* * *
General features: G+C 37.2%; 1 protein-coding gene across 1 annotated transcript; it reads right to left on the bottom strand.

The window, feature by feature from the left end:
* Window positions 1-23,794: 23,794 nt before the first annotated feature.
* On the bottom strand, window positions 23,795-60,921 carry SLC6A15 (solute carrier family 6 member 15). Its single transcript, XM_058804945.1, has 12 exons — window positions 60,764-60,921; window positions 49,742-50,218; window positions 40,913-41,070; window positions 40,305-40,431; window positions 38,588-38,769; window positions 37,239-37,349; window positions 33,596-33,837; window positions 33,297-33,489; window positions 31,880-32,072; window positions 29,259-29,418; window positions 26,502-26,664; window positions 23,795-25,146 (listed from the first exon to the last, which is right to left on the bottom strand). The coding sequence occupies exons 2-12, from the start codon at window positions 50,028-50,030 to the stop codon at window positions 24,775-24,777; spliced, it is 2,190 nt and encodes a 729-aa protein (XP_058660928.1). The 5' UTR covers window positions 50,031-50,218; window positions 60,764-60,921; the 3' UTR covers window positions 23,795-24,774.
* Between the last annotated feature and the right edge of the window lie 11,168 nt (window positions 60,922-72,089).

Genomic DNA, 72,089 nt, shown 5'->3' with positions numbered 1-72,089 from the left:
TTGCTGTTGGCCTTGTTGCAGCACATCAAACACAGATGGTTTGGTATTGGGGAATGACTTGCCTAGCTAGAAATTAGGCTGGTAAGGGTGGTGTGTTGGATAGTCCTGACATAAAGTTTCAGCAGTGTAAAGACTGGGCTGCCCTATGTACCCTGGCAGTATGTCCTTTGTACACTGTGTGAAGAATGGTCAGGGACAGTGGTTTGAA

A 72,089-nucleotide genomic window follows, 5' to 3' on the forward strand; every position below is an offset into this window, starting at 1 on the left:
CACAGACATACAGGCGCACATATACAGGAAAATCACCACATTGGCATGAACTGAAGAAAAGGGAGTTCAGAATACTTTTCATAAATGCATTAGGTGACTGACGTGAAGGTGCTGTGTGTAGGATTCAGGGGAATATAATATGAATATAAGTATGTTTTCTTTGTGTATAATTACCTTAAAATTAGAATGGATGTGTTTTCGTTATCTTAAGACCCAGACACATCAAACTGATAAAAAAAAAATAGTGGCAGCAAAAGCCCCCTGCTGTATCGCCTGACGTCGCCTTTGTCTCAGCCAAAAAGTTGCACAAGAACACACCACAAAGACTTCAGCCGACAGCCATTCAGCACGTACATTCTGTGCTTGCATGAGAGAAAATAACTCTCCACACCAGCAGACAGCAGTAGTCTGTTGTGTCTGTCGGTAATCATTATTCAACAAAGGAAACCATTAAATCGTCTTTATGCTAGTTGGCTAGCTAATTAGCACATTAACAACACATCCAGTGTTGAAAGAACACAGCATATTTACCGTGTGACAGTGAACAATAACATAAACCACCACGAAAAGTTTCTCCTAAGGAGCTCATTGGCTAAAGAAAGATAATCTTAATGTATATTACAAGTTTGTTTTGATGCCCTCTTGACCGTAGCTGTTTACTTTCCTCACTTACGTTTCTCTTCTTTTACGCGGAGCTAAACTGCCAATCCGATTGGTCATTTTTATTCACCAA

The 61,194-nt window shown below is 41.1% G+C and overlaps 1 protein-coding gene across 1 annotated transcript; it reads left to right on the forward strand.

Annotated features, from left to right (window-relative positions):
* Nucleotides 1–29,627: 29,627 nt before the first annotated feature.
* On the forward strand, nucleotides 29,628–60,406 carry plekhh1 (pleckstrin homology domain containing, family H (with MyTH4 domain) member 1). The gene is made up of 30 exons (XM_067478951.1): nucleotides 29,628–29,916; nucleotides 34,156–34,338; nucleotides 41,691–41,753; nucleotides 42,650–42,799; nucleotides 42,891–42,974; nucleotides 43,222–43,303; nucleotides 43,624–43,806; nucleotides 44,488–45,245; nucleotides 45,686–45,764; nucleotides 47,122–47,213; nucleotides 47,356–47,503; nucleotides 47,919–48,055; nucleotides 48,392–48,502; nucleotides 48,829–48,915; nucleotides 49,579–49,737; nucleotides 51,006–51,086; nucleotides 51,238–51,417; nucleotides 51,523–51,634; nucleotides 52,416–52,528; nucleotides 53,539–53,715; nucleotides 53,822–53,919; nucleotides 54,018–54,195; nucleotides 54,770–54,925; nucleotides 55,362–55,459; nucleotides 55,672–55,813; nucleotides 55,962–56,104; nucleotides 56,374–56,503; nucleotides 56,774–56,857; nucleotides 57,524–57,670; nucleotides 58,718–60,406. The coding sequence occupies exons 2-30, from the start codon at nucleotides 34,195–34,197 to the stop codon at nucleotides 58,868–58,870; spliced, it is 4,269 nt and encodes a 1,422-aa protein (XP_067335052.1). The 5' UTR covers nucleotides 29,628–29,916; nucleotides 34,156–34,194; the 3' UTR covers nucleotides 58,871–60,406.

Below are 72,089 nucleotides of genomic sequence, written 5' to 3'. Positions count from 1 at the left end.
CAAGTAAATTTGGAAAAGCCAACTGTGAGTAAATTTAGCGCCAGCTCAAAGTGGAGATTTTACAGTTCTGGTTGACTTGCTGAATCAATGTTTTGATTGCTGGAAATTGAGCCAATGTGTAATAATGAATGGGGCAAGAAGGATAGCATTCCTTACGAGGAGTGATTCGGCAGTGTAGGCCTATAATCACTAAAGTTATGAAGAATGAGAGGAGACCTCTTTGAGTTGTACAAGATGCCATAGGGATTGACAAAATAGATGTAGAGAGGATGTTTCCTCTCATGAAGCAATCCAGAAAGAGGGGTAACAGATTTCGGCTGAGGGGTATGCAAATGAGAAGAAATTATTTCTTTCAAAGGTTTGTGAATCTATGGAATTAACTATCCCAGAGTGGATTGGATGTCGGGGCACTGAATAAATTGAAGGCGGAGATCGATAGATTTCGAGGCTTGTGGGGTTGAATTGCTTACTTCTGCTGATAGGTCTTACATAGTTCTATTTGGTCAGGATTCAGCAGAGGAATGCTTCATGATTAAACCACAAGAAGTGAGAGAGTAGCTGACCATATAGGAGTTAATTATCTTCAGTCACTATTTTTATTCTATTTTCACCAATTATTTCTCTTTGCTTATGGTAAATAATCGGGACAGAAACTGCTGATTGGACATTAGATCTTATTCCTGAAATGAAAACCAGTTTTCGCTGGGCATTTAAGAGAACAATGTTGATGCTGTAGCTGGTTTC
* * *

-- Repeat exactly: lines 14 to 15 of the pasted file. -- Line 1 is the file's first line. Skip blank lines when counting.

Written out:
Below are 72,089 nucleotides of genomic sequence, written 5' to 3'. Positions count from 1 at the left end.
CAAGTAAATTTGGAAAAGCCAACTGTGAGTAAATTTAGCGCCAGCTCAAAGTGGAGATTTTACAGTTCTGGTTGACTTGCTGAATCAATGTTTTGATTGCTGGAAATTGAGCCAATGTGTAATAATGAATGGGGCAAGAAGGATAGCATTCCTTACGAGGAGTGATTCGGCAGTGTAGGCCTATAATCACTAAAGTTATGAAGAATGAGAGGAGACCTCTTTGAGTTGTACAAGATGCCATAGGGATTGACAAAATAGATGTAGAGAGGATGTTTCCTCTCATGAAGCAATCCAGAAAGAGGGGTAACAGATTTCGGCTGAGGGGTATGCAAATGAGAAGAAATTATTTCTTTCAAAGGTTTGTGAATCTATGGAATTAACTATCCCAGAGTGGATTGGATGTCGGGGCACTGAATAAATTGAAGGCGGAGATCGATAGATTTCGAGGCTTGTGGGGTTGAATTGCTTACTTCTGCTGATAGGTCTTACATAGTTCTATTTGGTCAGGATTCAGCAGAGGAATGCTTCATGATTAAACCACAAGAAGTGAGAGAGTAGCTGACCATATAGGAGTTAATTATCTTCAGTCACTATTTTTATTCTATTTTCACCAATTATTTCTCTTTGCTTATGGTAAATAATCGGGACAGAAACTGCTGATTGGACATTAGATCTTATTCCTGAAATGAAAACCAGTTTTCGCTGGGCATTTAAGAGAACAATGTTGATGCTGTAGCTGGTTTC